If you are Jewish you’d celebrate Passover (Pesach in Hebrew) in the spring as well as Thanksgiving. (Jesus would have self-identified as a Jew and the “Last Supper” was really an early and informal Pesach because he knew he was about to be crucified.) Passover is the same general idea as Thanksgiving but more essentially religious. You are supposed to be thankful for the good things God has provided and sad for the bad things that happened to the Egyptians. Traditionally you would eat reclining (for that is how a free man eats) and you are supposed to drink 4 glasses of wine. (Grape juice is an acceptable alternative but unless you had a really good reason – or all you had was Manichevitz – why would you want to?)
Sometimes I think too much affluence ruins a people.
Please and thank you are at the core of civilized behavior. The rich man should say it to the poor man and the poor to the rich. It implies respect for the other person. It is something you say to an equal. Today too many think that those words put you in a subordinate position. Why should I say please for something that is owed me? Why should I thank someone for doing their job?
Well, it is a simple matter of respect. If you do not respect other people simply as human beings, regardless of social status, political opinion or whatever other irrelevant criteria one can make up, how can you say you deserve that respect yourself?
If you are at the bottom of the social ladder, forgetting these things leaves you bitter and angry, depriving you of the ability to enjoy what you have. If you are at the top of the ladder forgetting these things turns you into an arrogant narcissist. Either way, you become part of the problem and an obstacle to a solution.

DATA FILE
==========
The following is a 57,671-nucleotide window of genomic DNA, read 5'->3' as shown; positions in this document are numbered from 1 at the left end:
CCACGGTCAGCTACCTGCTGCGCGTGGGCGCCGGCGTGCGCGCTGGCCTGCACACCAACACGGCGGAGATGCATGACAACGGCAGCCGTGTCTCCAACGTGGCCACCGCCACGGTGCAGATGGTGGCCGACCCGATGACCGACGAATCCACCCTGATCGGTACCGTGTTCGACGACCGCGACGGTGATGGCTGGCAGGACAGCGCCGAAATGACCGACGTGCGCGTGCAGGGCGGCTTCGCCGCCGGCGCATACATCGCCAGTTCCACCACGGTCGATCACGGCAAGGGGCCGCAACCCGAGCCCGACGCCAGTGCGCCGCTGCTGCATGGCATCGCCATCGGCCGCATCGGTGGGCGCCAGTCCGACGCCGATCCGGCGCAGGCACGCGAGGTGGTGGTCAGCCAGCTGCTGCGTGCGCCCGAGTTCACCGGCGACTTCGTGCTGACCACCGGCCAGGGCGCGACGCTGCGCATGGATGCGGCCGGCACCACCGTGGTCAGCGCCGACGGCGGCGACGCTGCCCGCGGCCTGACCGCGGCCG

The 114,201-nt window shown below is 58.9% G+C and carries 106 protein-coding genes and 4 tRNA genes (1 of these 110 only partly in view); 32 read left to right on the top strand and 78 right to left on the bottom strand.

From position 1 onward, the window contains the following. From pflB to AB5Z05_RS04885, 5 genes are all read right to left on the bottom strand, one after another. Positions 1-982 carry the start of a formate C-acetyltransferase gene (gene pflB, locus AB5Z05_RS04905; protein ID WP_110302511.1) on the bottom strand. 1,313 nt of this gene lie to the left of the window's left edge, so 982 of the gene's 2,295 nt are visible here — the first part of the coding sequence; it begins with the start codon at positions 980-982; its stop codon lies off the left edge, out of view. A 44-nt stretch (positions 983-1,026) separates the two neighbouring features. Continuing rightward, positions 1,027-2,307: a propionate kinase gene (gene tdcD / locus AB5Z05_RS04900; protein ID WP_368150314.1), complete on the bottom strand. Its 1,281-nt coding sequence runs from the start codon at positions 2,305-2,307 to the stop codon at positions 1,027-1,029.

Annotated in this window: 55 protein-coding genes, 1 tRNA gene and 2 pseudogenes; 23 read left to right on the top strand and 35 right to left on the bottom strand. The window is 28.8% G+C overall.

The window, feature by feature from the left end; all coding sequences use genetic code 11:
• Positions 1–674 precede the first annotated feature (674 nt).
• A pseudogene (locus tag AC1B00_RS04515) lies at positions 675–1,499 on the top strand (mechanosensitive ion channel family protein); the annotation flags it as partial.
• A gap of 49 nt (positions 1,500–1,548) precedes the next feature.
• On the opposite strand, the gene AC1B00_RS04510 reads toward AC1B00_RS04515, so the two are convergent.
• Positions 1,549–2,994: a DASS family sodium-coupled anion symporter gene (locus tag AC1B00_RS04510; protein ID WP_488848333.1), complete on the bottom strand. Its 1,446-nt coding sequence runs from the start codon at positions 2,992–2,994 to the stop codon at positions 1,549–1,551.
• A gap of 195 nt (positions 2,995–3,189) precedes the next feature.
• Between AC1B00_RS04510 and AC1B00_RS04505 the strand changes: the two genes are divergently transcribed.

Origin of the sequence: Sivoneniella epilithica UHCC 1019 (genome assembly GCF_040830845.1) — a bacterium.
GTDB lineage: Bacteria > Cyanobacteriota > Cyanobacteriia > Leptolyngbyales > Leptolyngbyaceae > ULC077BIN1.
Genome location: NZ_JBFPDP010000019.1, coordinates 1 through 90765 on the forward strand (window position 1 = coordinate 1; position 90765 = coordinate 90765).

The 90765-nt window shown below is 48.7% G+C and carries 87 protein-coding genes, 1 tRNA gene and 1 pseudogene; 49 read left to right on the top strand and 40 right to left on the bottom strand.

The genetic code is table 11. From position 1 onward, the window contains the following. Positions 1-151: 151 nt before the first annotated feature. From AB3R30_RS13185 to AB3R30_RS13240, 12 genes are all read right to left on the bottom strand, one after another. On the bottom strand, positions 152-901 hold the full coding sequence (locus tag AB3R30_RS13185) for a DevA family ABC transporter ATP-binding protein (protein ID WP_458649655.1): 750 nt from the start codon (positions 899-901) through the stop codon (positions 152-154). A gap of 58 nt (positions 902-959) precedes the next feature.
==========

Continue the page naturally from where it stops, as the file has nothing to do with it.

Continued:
You should always be thankful for what you have – for if you live in the west, even the poorest person here is doing far better than much of the world. No matter how bad it is now, it can always get worse. Much worse. Be thankful you aren’t dodging bombs, living in fear of an inquisition, working as slave labor in a third world country, under the repression of a brutal tyranny or forever one step from famine. That is how much of the second and most of the third world lives.
What am I thankful for?
More things than I can count.
I an thankful for a nation that was formed with lofty ideals, even if we didn’t live up to them. If it weren’t for Americans’ willingness to sacrifice everything for lofty ideals we couldn’t live up to, the world would be a much darker place.
I miss what functionality my body has lost even as I am thankful for what it still has left.
I am thankful for personal computers which make extended writing possible for me. And for the internet which brings most of the world’s art, history and science into my home for my use and allows me to share my writing with others in real time.
I am thankful for the wife and children I would never have predicted having when I was younger. Life looked like a very long, very lonely road with a bad ending.
I am thankful for two dogs, two cats, a desert tortoise, and a roof over my head. Warm clothes in the winter. Intermittent nakedness in the summer. Mountains and deserts to hike on one side and a vibrant cultural center on the other. For employment, however intermittent and unrewarding, over the years. For an opportunity to work as a substitute teacher even after retirement.
Yup. I am thankful for anime too. Ever since that first screening of Vampire Slayer D with a 16mm projector back in the 80s.
Be thankful for what you have no matter how little that may seem. Even while you work to make things better, be thankful for the freedom to try. A majority of the world does not have that option.
This post regards the subject of “Thankful” in anime, my Otaku Warriors for Liberty and Self Respect subject for November.